Chiropractic Maintenance Care – What’s New?
A Systematic Review of the Literature

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SOURCE:   Chiropractic & Osteopathy 2019 (Non 21); 27: 63

Axén Iben, Hestbaek Lise & Leboeuf-Yde Charlotte

Karolinska Institutet,
Institute of Environmental Medicine,
Unit of Intervention and Implementation Research for Worker Health,
Nobels väg 13, 171 77,
Stockholm, Sweden

Background   Maintenance Care is a traditional chiropractic approach, whereby patients continue treatment after optimum benefit is reached. A review conducted in 1996 concluded that evidence behind this therapeutic strategy was lacking, and a second review from 2008 reached the same conclusion. Since then, a systematic research program in the Nordic countries was undertaken to uncover the definition, indications, prevalence of use and beliefs regarding Maintenance Care to make it possible to investigate its clinical usefulness and cost-effectiveness. As a result, an evidence-based clinical study could be performed. It was therefore timely to review the evidence.

Method   Using the search terms “chiropractic OR manual therapy” AND “Maintenance Care OR prevention”, PubMed and Web of Science were searched, and the titles and abstracts reviewed for eligibility, starting from 2007. In addition, a search for “The Nordic Maintenance Care Program” was conducted. Because of the diversity of topics and study designs, a systematic review with narrative reporting was undertaken.

Results   Fourteen original research articles were included in the review. Maintenance Care was defined as a secondary/tertiary preventive approach, recommended to patients with previous pain episodes, who respond well to chiropractic care. Maintenance Care is applied to approximately 30% of Scandinavian chiropractic patients. Both chiropractors and patients believe in the efficacy of Maintenance Care. Four studies investigating the effect of chiropractic Maintenance Care were identified, with disparate results on pain and disability of neck and back pain. However, only one of these studies utilized all the existing evidence when selecting study subjects and found that Maintenance Care patients experienced fewer days with low back pain compared to patients invited to contact their chiropractor ‘when needed’. No studies were found on the cost-effectiveness of Maintenance Care.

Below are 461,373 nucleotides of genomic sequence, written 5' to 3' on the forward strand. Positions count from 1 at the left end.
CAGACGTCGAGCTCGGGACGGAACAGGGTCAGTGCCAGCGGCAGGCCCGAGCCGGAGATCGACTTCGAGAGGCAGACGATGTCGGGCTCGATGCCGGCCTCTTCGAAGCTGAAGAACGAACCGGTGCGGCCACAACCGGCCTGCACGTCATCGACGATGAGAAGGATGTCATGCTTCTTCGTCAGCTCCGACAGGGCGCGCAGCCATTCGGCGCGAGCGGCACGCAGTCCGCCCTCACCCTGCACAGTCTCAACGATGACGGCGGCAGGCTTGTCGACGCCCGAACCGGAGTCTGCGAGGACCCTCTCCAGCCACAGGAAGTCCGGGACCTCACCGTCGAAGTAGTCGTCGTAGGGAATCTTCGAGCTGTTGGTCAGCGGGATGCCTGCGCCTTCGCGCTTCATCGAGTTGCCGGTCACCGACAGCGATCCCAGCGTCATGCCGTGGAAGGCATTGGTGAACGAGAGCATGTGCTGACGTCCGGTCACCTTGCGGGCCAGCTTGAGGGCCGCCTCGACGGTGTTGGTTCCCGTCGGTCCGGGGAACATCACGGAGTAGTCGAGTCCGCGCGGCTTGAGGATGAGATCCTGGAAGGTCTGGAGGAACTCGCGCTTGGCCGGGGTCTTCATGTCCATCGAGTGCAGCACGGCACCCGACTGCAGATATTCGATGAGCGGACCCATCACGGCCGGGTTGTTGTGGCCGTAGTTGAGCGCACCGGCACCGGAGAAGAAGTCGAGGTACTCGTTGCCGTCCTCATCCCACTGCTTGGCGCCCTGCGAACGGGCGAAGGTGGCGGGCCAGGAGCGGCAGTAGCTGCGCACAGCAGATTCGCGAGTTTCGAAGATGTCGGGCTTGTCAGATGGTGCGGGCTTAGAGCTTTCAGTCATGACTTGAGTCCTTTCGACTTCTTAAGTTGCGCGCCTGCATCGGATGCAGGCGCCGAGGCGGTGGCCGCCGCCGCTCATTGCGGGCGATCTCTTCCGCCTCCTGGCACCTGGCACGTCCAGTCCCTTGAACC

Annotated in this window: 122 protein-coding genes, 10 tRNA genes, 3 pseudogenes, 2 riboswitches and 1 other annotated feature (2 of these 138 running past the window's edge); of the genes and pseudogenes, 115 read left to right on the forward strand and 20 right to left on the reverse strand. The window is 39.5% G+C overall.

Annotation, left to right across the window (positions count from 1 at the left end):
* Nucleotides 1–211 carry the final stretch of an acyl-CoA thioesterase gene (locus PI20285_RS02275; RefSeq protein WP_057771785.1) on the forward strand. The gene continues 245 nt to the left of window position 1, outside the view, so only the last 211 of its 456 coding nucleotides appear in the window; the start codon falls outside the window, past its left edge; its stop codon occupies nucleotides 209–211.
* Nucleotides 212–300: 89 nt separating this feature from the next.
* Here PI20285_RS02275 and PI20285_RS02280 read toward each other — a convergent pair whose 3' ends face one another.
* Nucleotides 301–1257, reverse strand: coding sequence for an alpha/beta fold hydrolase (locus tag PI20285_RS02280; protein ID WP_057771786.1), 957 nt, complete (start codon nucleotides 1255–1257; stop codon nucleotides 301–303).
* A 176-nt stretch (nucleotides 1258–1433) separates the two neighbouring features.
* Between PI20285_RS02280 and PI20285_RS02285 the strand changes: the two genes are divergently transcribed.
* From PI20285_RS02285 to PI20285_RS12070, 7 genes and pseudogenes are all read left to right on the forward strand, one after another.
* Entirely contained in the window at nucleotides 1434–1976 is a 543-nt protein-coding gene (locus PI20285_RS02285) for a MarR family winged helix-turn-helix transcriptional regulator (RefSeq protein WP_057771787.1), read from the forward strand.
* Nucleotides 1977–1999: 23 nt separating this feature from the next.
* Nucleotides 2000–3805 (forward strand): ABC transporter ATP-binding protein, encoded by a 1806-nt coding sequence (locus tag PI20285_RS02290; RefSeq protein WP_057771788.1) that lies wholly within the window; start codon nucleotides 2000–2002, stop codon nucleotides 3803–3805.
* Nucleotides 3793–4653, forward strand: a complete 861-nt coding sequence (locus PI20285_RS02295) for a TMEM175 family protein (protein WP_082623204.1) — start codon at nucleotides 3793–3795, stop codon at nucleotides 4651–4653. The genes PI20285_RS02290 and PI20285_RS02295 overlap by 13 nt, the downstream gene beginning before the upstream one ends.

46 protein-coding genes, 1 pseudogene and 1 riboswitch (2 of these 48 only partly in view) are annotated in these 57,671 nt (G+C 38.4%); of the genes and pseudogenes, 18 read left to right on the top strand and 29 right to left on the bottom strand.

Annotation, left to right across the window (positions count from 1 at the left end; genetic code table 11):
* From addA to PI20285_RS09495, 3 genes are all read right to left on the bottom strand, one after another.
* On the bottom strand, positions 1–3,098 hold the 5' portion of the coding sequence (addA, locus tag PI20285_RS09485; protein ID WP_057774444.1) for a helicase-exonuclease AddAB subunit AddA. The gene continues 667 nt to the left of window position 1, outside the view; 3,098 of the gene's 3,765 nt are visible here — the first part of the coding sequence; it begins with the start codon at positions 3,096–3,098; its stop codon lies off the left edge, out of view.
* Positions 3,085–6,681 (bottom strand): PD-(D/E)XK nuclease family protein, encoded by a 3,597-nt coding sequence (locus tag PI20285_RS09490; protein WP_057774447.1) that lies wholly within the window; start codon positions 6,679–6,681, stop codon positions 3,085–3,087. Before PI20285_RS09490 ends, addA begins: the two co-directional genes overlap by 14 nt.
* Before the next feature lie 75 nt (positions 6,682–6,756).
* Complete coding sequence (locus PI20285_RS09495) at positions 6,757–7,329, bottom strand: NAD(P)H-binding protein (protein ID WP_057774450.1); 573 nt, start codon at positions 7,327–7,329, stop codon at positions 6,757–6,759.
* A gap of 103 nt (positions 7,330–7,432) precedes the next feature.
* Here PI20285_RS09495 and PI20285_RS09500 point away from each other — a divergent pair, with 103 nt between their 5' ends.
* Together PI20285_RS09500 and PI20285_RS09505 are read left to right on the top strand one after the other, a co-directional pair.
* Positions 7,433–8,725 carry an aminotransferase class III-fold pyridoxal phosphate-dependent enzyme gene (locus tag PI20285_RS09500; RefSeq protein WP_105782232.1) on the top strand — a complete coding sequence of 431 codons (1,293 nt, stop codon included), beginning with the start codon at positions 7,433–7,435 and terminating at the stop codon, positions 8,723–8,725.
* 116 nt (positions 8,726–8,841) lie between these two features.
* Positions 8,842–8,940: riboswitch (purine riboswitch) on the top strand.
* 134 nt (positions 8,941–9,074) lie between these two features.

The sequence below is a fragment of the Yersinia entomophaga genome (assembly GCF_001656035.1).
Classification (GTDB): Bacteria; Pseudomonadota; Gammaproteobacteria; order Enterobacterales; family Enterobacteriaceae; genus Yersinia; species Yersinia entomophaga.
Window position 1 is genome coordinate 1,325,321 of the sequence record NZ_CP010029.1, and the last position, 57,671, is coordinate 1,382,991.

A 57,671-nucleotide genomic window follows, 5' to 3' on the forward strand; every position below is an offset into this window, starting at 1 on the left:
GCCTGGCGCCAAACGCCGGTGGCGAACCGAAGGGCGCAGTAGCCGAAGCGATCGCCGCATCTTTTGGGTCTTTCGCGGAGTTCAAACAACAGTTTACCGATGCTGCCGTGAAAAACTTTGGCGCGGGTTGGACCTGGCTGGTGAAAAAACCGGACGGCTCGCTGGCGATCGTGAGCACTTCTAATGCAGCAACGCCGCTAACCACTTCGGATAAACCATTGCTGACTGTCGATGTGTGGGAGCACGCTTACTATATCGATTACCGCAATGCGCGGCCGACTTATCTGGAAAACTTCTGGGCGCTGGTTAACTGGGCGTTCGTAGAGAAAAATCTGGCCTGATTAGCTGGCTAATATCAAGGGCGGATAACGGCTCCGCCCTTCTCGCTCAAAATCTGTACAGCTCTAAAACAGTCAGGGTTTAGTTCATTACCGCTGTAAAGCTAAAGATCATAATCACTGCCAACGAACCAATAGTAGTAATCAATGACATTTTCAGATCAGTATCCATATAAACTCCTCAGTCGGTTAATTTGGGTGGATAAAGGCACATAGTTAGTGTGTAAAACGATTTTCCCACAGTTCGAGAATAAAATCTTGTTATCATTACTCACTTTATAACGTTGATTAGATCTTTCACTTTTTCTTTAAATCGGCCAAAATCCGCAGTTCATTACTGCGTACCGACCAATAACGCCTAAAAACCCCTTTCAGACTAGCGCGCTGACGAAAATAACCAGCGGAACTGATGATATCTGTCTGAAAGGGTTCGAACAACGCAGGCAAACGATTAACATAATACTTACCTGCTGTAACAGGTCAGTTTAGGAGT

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Conclusion   Knowledge of chiropractic Maintenance Care has advanced. There is reasonable consensus among chiropractors on what Maintenance Care is, how it should be used, and its indications. Presently, Maintenance Care can be considered an evidence-based method to perform secondary or tertiary prevention in patients with previous episodes of low back pain, who report a good outcome from the initial treatments. However, these results should not be interpreted as an indication for Maintenance Care on all patients, who receive chiropractic treatment.

Keywords:   Maintenance care, Prevention, Chiropractic, Pain, Disease management, Systematic review

From the Full-Text Article:


New evidence regarding the natural course of spinal pain should lead to a shift in treatment approaches. Previously, low back pain (LBP) and neck pain (NP) were thought to be self-limiting ailments, hardly worthy of attention. Consequently, treatment, if at all required, was aimed at shortening the course of symptoms. However, gradually the fact that spinal pain is a recurring disorder, as stated by van Korff more than 20 years ago [1], is gaining acceptance. The acute episode of spinal pain, similarly to an episode of asthma, may be short-lived, but the condition is often, as for asthma, life-long. With this new understanding of spinal pain as a condition with exacerbations and remissions throughout life [2], it might be wise to shift the focus of treatment from cure of the condition to management of pain trajectories. [3]

Chiropractors appear to have been in the forefront in this domain. ‘Maintenance Care’ is a well-known concept in the chiropractic profession, describing continued care beyond that of reducing symptoms. However, it has been used in different ways. Some chiropractors appear to have recommended Maintenance Care as a form of precaution to keep the patient healthy, regardless of symptoms and patient history. Others though, seem to have used it to ‘keep patients going’, when they had chronic or recurring problems.

The former approach has been criticized for lack of evidence and considered mainly a financial model to keep the practice busy. The second approach, although sensible in the light of spinal pain being a recurrent and persistent condition, did not have any scientific support and was also often frowned upon.

Interestingly, although the term ‘Maintenance Care’ has been used for many decades and by chiropractors all over the world, there seemed to be no official definition nor any knowledge regarding its clinical usefulness. A narrative review from 1996 [4] concluded that: “there is no scientific evidence to support the claim that Maintenance Care improves health status”. A second review, 12 years later, did not find that there was much more knowledge available on this topic. [5]

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